In April 2003, authorities in Beijing claimed there were only 19 people infected with the SARS virus. The full extent of the epidemic in China only started to become clear when Dr JiangYanyong, a semi-retired military surgeon, bypassed official procedures and told the press that his hospital had admitted 60 people infected with the virus, seven of whom had died.(10) The World Health Organization (WHO) urged China for "full and open reporting" on the virus, and Dr Jiang noted that "a failure to disclose accurate statistics about the illness will only lead to more deaths."(11)

Similarly, the Chinese authorities have until recently denied that HIV/AIDS exists to any significant degree in the country. One of China’s foremost AIDS activists, Dr Wan Yanhai, founder of the Beijing-based Aids Action Project, attempted to urge the government towards greater transparency and more effective action. However, he was detained in August 2002 for a month on suspicion of "illegally leaking state secrets" when he published a government paper on his website on the extent of the epidemic in Henan Province.(12)

Over recent months, as a result of both domestic and international pressure, the central authorities have adopted a more proactive and open approach towards dealing with epidemics such as SARS and HIV/AIDS. For example, national legislation and regulations have recently been introduced in an attempt to control the spread of HIV/AIDS – and to outlaw discrimination against people infected with the virus. However, implementation of national legislation and other guidelines by provincial and local governments often remains piecemeal and incomplete.

In addition, the initial delay in acknowledging the existence of HIV/AIDS in China to any significant degree has raised serious questions over the nature and spread of the epidemic. Official estimates currently claim there are 840,000 people with the HIV virus in China, 40,000 of whom have developed AIDS. However, activists in China and international sources claim there could be more than one million people infected with the HIV virus in Henan Province alone.(13)

Henan Province is thought by many activists to be one of the worst-affected areas in China, where the rate of HIV infection in some villages is reportedly as high as 65%. The majority of people contracted the virus by selling blood at unsanitary clinics, many of which were run by local government health departments, while others were illegal blood banks known as "blood heads" (xuetou). The clinics were established rapidly due to a highly profitable global demand for blood plasma. Many of them failed to implement basic safety checks in handling the blood, and so infections soared. It has also been reported that staff at some clinics were not properly trained in how to use blood transfusion equipment, which led to further infections despite ostensibly sanitary conditions.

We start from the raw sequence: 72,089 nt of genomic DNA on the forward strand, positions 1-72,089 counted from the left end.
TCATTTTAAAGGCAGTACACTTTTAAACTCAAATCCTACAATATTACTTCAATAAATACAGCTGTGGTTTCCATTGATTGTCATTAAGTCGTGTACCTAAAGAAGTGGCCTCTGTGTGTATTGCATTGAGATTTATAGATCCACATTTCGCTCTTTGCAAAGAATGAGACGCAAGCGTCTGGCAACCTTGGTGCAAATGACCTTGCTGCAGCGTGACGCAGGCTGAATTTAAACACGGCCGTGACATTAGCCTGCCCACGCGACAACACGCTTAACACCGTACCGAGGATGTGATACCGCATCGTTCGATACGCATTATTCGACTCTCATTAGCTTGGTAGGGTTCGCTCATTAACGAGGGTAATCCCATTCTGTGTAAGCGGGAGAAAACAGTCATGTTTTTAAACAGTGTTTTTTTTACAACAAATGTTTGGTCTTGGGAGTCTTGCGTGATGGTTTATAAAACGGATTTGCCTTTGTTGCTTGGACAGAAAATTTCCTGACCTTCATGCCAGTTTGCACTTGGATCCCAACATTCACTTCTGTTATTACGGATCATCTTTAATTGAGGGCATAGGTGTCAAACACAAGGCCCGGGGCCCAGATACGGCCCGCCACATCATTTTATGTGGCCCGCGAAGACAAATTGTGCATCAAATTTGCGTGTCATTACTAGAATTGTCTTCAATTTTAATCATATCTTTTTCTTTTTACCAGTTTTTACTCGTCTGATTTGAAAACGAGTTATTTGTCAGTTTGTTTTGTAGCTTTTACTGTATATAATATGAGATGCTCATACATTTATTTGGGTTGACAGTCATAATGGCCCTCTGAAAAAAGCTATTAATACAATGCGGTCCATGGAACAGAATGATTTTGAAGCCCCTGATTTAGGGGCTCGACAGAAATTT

Over the last two years, Amnesty International has documented numerous cases of detentions of several villagers in Henan Province for engaging in public demonstrations and protests aimed at securing better medical treatment and access to health care. Other disturbances have been triggered by apparent defrauding of limited resources by villagers. In some cases, people were detained after such protests reportedly led to violent clashes between demonstrators and the police. Several were reportedly beaten by the police at the time of detention or in police custody, many of whom were HIV positive or suffering from AIDS.(14)

Dr Gao Yaojie, 77, a retired gynaecologist from Henan, came across her first case of AIDS in the province in 1996 when a 42-year-old patient died having contracting the virus from a blood bank a year earlier. Aware of the enormous risks to health posed by the blood banks, Dr Yao attempted to publicise the cause and scale of the epidemic at the same time as offering medical and financial assistance at her own expense to people affected. Gao Yaojie further angered localauthorities when she reported as recently as May 2003 that blood-selling schemes were still operating in Henan Province, despite a central government ban on the practice. She has also called for officials responsible for the blood banks to be held accountable, and has publicly voiced her suspicions that moves to stop her from working in Henan are orchestrated by those same officials.

In September 2003, Dr Gao was tried for libel in connection with her accusation that untrained "folk doctors" in Henan had made false claims about their AIDS remedies to make huge profits. She was acquitted in early November 2003. There were serious concerns that the case had been brought for political reasons to disrupt her work. In spite of the obstacles she faced in Henan, Gao Yaojie was recently awarded a civic prize by the national government for her continuing work in AIDS education, and for mediating the adoption of around 100 children orphaned by the disease.